Osteoarthritis is the most common chronic condition of the joints. Osteoarthritis is a breakdown of the cartilage that protects the ends of our bones. As the cartilage wears away, the bones become exposed and start rubbing against each other, causing pain at the joints. There is no one specific cause of osteoarthritis, but overuse of your joints or former injury, weight and genes all play a determining role.
Fibromyalgia can be a very uncomfortable arthritis-related condition that the medical community is still researching because the symptoms are often “invisible.” In many cases, the most common complaints are constantly feeling tired and pain throughout the entire body. The exact cause of fibromyalgia is still not known.
The latest research from the Arthritis Foundation reveals that women are much more likely to suffer from a form of arthritis than men. It is second only to heart disease as a reason for work disability. In the United States, arthritis results in 39 million visits to the doctor and more than half-a-million hospitalizations each year. However, some basic and simple lifestyle changes can reduce the overall risk for development of arthritis for those of us who are aging.
It is generally accepted in the medical literature that moving is the best medicine for seniors with arthritis! Exercise helps strengthen joints, enhance bone strength and promote healthy sleeping patterns. Below is a list of the most beneficial exercises for seniors with arthritis, according to the Mayo Clinic.
- Low-impact, aerobic exercise is the best choice for seniors with arthritis.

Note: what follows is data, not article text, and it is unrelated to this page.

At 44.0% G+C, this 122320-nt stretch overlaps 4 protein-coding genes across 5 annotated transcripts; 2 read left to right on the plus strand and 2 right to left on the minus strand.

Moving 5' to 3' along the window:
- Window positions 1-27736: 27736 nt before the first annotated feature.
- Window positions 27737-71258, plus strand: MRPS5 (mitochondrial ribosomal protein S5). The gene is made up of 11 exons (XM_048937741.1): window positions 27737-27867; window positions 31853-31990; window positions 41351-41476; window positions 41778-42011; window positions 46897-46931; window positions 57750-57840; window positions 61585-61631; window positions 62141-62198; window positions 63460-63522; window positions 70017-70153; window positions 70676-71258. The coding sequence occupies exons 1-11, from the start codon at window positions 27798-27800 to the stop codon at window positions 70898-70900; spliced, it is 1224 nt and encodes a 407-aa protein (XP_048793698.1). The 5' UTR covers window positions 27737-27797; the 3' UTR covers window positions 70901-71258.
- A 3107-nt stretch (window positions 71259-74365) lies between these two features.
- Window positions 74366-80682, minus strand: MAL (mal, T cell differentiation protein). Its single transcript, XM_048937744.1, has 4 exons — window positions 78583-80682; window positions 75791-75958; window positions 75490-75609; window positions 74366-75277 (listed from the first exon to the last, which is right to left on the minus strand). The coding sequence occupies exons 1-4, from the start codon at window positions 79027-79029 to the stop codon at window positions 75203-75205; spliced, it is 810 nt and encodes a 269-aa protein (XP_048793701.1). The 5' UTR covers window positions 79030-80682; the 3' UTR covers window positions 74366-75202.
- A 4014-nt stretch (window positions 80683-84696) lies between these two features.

- Swimming: It is easy on the joints and does not cause pain, like running can. The Mayo Clinic recommends seniors to swim 20-30 minutes, 3 times a week.
- Bicycling: Keeps joints flexible but strong, and reduces joint pain. The American Academy of Orthopedic Surgeons recommends bicycling several times a week.
- Strength Training: Other than building muscle strength, lifting weights increases bone density and helps protect the joints. Bicep curls and lateral raises with light, free weights are recommended several times a week.
- Yoga: Helps increase blood circulation. It also strengthens flexibility and balance, which is key for seniors to avoid serious falls.
So, what’s the right exercise choice for you? We are all individuals, so we believe that exercise programs should be tailored to the individual. At Health First Physiotherapy we can assist you to develop a specific exercise regime that is most fitting to your particular situation. This may be a blend of cardiovascular exercise, stretching and strengthening. Or you may be best suited to one form of activity such as Yoga or Pilates.
We’re here to help!
Sources: The Arthritis Foundation, the Mayo Clinic, AAOS, CDCP, Yoga Journal.